Justin Miller said

at 4:50 pm on Sep 12, 2009

okay guys what passages do you think are the most important? i think we should keep maybe one of the passages on irony, and then have two passages on metis. we should take the one about penelope out i think and focus more on odysseus.

Aaron Tourtellot said

at 5:03 pm on Sep 12, 2009

I believe we should have 2 passages on metis and a little bit of the discussion on the hero/jerk situation.

Aaron Tourtellot said

at 5:04 pm on Sep 12, 2009

whoops wrong group

dsorens@... said

at 6:25 pm on Sep 15, 2009

I just edited the page according to what Prof. Croxall said; I think each part should be alright now. Any other thoughts?

Rose said

at 9:18 pm on Sep 15, 2009

i think that it looks pretty good, do we have the order correct in the summary?

Justin Miller said

at 5:58 pm on Sep 16, 2009

i don't know if the order is correct. we talked about xenia in the beginning of the summary, then we went on to talk about some other stuff, then we went back to explaining xenia more. It seems like everything on xenia should all be together.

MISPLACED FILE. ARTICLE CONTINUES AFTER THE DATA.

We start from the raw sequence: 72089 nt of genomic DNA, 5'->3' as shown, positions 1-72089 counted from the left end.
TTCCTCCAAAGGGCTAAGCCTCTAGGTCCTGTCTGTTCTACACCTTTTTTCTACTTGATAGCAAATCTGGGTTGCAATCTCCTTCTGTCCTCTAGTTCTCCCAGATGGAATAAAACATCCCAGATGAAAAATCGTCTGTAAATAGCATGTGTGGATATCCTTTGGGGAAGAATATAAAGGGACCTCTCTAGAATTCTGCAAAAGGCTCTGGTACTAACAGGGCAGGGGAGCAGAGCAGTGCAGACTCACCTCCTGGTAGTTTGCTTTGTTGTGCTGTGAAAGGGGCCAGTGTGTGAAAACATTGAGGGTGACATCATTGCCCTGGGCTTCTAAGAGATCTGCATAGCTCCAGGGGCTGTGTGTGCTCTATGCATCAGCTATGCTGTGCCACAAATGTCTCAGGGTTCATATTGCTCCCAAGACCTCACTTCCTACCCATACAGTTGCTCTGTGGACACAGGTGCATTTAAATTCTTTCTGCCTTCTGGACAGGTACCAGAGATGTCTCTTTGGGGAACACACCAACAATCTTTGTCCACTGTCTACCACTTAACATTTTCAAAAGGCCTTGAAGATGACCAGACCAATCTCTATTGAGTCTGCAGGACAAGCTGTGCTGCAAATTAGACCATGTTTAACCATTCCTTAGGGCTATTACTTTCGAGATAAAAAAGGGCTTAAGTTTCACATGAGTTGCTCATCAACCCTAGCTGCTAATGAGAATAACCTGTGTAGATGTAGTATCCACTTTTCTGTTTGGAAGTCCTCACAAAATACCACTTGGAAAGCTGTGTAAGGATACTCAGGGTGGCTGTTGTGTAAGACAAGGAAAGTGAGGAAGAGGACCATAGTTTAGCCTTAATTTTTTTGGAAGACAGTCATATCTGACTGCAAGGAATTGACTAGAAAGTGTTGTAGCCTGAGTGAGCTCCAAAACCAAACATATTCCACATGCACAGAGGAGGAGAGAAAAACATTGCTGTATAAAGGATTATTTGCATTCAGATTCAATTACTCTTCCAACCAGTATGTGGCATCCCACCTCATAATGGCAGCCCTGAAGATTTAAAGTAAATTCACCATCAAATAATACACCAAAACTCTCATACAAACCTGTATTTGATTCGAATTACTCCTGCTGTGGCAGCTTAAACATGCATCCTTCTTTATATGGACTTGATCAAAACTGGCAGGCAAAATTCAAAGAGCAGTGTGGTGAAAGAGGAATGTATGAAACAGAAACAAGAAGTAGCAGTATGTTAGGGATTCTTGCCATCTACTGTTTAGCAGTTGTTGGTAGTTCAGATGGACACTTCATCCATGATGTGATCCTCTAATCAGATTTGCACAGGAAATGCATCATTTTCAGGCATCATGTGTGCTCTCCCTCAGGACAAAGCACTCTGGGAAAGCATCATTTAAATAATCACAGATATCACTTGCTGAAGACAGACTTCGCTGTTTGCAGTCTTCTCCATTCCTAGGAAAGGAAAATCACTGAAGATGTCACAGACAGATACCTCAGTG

Brian Croxall said

at 12:35 pm on Sep 19, 2009

I've just looked at your revised notes. There have been some real improvements made, especially the passages. You now have the right number and they have good explanations for them. These are some of the more important passages from the day's discussion. The terms are also formatted in a more effective way, although I'm not sure why you have two lines to the definition of metis.

Your summary, on the other hand, has had minimal changes made to it, and it's still not organized in an especially effective manner. For the summary it's worth bearing in mind that what you want to do is to include the main points of what we discuss in class (there are normally 2-3 per class). Once you've isolated these points, you should organize your summary by them. Rather than one big paragraph and rather than writing your notes based on the order in which we talk about things during the actual class period, use one paragraph per main point.